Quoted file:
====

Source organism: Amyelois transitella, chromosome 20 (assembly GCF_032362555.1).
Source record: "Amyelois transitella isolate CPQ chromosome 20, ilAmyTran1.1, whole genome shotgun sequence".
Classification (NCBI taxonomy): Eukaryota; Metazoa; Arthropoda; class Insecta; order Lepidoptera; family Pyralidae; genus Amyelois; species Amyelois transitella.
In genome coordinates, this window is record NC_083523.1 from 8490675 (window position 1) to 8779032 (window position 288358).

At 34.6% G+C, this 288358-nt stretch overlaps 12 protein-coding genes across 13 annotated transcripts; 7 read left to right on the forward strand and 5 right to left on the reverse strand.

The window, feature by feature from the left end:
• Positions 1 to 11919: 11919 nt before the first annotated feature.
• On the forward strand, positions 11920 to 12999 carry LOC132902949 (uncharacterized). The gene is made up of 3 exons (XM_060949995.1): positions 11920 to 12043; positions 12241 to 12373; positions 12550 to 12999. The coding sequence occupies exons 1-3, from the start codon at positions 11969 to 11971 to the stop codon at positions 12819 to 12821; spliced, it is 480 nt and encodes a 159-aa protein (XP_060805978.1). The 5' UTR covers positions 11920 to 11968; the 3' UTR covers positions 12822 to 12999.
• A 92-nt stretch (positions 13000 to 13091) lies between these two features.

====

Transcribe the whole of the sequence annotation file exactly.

Source organism: Amyelois transitella, chromosome 20 (assembly GCF_032362555.1).
Source record: "Amyelois transitella isolate CPQ chromosome 20, ilAmyTran1.1, whole genome shotgun sequence".
Classification (NCBI taxonomy): Eukaryota; Metazoa; Arthropoda; class Insecta; order Lepidoptera; family Pyralidae; genus Amyelois; species Amyelois transitella.
In genome coordinates, this window is record NC_083523.1 from 8490675 (window position 1) to 8779032 (window position 288358).

At 34.6% G+C, this 288358-nt stretch overlaps 12 protein-coding genes across 13 annotated transcripts; 7 read left to right on the forward strand and 5 right to left on the reverse strand.

The window, feature by feature from the left end:
• Positions 1 to 11919: 11919 nt before the first annotated feature.
• On the forward strand, positions 11920 to 12999 carry LOC132902949 (uncharacterized). The gene is made up of 3 exons (XM_060949995.1): positions 11920 to 12043; positions 12241 to 12373; positions 12550 to 12999. The coding sequence occupies exons 1-3, from the start codon at positions 11969 to 11971 to the stop codon at positions 12819 to 12821; spliced, it is 480 nt and encodes a 159-aa protein (XP_060805978.1). The 5' UTR covers positions 11920 to 11968; the 3' UTR covers positions 12822 to 12999.
• A 92-nt stretch (positions 13000 to 13091) lies between these two features.